The OMAP3430 processor supports HSDPA 7.2 Mbps and HSUPA 5.7 Mbps and so does the Omnia HD, compared to other phones mostly supporting HSDPA 3.6 Mbps, so - again - it pushes the limits a little bit forward. All other connectivity options known from other devices are also there: Wireless LAN (WiFi) b/g, Bluetooth 2.0 +EDR with A2DP and AVRCP, USB 2.0 High Speed (microUSB port double-serving as a charger connector and with USB charging). Everything works as it should and actually the same way as on other S60 phones so getting into details is not really needed. The Omnia HD, like some Nokia S60 phones (e.g. N95, N82, N96, N85, 5630 XM, etc.) also supports DLNA / UPnP which is a standard to allow entertainment devices within the home to share their content (such as photos, music, and videos) with each other across a home network. On the Omnia, DLNA seems to be the only way to directly playback HD video on a HD TV, although I haven't tested it so I can't confirm it. It's just worth mentioning that the Omnia HD is NOT currently listed as a DLNA certified device.
Like all new S60 phones, the i8910 has a built-in GPS receiver. OMAP processors come with TI's own NaviLink GPS solution. I couldn't find which version precisely (out of three available: 4.0, 5.0 and 6.0) has been used in the Omnia HD but it seems to be a newer version than in Nokia phones judging by its vastly improved TTFF (Time To First Fix, i.e. what lots of S60 phones users complain about) and overall sensitivity. With or without the A-GPS service, the Omnia HD obtains fix considerably quicker than 5800 XM or the N97, also in places without clear view of the sky like indoors, far from the window, with roller blinds down. In these conditions, in the first test the N97 didn't manage to get fix AT ALL (only "seeing" 1-2 satellites and eventually losing them) where the Omnia HD got it in 5 seconds (with 8-9 satellites) and just kept a stable link. The following picture has been taken less than half a minute after enabling GPS on both phones. The Omnia HD kept seeing all these satellites while the N97, as mentioned, eventually lost even that single one and just kept on displaying a message that GPS works poorly indoors, without getting the fix AT ALL, even though it downloaded AGPS data off the Internet server.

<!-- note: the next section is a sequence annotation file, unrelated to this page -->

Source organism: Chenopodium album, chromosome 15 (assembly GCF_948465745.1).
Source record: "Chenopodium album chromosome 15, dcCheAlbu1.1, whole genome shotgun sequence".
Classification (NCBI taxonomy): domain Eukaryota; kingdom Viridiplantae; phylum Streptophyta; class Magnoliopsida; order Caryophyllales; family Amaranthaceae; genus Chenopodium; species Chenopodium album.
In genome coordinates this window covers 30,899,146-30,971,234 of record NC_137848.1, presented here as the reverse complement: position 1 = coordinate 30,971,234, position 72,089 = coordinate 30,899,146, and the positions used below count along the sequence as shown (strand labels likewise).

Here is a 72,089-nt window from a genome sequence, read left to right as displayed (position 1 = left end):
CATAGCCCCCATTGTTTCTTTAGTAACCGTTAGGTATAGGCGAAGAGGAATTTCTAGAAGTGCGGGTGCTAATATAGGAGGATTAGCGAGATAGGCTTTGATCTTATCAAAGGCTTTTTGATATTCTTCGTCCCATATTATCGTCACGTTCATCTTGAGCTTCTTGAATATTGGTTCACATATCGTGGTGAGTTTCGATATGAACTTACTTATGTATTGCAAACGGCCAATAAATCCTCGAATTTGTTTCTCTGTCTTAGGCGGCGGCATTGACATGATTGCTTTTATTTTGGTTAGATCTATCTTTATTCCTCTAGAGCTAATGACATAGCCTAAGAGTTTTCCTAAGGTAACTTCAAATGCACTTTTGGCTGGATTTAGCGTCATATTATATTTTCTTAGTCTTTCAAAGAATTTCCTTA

In the second test, after rebooting the phones and moving them slightly closer to an open window, the Omnia HD once again got the fix instantly, whereas the N97 this time succeeded but only after 2 minutes 30 seconds. The Omnia instantly locked on 5-7 satellites while the N97 locked on three.
Even though the Omnia HD is a S60 device, it does not come with Nokia Maps and it's not possible to install it as it is blocked by Nokia (due to being signed with a Nokia certificate) from installation on a non-Nokia phone. Instead of this, the i8910 comes with Route 66 navigation suite. Maps are available for free and can be downloaded directly from within the application, from Route66 store. Navigation will be described in more detail in the "Software" part of the review.